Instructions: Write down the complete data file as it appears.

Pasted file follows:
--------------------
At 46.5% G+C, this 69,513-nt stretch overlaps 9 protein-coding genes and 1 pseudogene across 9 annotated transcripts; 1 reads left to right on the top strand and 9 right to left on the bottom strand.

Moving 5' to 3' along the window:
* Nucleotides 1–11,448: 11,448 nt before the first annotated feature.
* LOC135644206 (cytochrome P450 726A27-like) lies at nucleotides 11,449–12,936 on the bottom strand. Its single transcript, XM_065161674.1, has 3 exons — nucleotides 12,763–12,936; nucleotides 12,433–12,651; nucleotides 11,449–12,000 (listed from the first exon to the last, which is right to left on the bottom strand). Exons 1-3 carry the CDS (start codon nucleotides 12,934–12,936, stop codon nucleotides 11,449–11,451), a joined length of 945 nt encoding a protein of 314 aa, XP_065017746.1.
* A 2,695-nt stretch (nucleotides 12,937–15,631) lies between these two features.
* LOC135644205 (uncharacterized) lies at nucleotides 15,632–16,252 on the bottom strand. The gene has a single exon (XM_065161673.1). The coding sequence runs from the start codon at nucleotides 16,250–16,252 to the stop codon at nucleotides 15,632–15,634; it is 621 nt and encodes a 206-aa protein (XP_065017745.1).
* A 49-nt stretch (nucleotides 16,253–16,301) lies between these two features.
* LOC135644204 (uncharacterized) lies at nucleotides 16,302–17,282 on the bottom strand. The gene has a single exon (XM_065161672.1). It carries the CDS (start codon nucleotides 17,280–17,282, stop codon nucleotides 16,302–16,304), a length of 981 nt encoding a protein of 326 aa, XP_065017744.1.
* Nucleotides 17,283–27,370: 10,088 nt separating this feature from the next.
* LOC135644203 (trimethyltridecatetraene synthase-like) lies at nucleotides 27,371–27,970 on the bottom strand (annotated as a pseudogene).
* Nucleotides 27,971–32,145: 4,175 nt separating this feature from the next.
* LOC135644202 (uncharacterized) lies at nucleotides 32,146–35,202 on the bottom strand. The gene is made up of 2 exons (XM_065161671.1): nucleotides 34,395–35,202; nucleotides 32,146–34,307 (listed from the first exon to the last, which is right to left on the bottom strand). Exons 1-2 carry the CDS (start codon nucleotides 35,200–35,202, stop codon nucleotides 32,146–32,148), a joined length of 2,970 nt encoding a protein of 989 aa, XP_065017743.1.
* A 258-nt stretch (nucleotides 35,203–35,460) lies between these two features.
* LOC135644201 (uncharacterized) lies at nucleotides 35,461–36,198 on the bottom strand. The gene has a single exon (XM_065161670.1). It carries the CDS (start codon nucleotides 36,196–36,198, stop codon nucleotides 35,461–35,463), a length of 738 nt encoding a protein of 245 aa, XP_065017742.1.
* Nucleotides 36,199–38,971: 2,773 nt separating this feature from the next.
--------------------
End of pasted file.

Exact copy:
At 46.5% G+C, this 69,513-nt stretch overlaps 9 protein-coding genes and 1 pseudogene across 9 annotated transcripts; 1 reads left to right on the top strand and 9 right to left on the bottom strand.

Moving 5' to 3' along the window:
* Nucleotides 1–11,448: 11,448 nt before the first annotated feature.
* LOC135644206 (cytochrome P450 726A27-like) lies at nucleotides 11,449–12,936 on the bottom strand. Its single transcript, XM_065161674.1, has 3 exons — nucleotides 12,763–12,936; nucleotides 12,433–12,651; nucleotides 11,449–12,000 (listed from the first exon to the last, which is right to left on the bottom strand). Exons 1-3 carry the CDS (start codon nucleotides 12,934–12,936, stop codon nucleotides 11,449–11,451), a joined length of 945 nt encoding a protein of 314 aa, XP_065017746.1.
* A 2,695-nt stretch (nucleotides 12,937–15,631) lies between these two features.
* LOC135644205 (uncharacterized) lies at nucleotides 15,632–16,252 on the bottom strand. The gene has a single exon (XM_065161673.1). The coding sequence runs from the start codon at nucleotides 16,250–16,252 to the stop codon at nucleotides 15,632–15,634; it is 621 nt and encodes a 206-aa protein (XP_065017745.1).
* A 49-nt stretch (nucleotides 16,253–16,301) lies between these two features.
* LOC135644204 (uncharacterized) lies at nucleotides 16,302–17,282 on the bottom strand. The gene has a single exon (XM_065161672.1). It carries the CDS (start codon nucleotides 17,280–17,282, stop codon nucleotides 16,302–16,304), a length of 981 nt encoding a protein of 326 aa, XP_065017744.1.
* Nucleotides 17,283–27,370: 10,088 nt separating this feature from the next.
* LOC135644203 (trimethyltridecatetraene synthase-like) lies at nucleotides 27,371–27,970 on the bottom strand (annotated as a pseudogene).
* Nucleotides 27,971–32,145: 4,175 nt separating this feature from the next.
* LOC135644202 (uncharacterized) lies at nucleotides 32,146–35,202 on the bottom strand. The gene is made up of 2 exons (XM_065161671.1): nucleotides 34,395–35,202; nucleotides 32,146–34,307 (listed from the first exon to the last, which is right to left on the bottom strand). Exons 1-2 carry the CDS (start codon nucleotides 35,200–35,202, stop codon nucleotides 32,146–32,148), a joined length of 2,970 nt encoding a protein of 989 aa, XP_065017743.1.
* A 258-nt stretch (nucleotides 35,203–35,460) lies between these two features.
* LOC135644201 (uncharacterized) lies at nucleotides 35,461–36,198 on the bottom strand. The gene has a single exon (XM_065161670.1). It carries the CDS (start codon nucleotides 36,196–36,198, stop codon nucleotides 35,461–35,463), a length of 738 nt encoding a protein of 245 aa, XP_065017742.1.
* Nucleotides 36,199–38,971: 2,773 nt separating this feature from the next.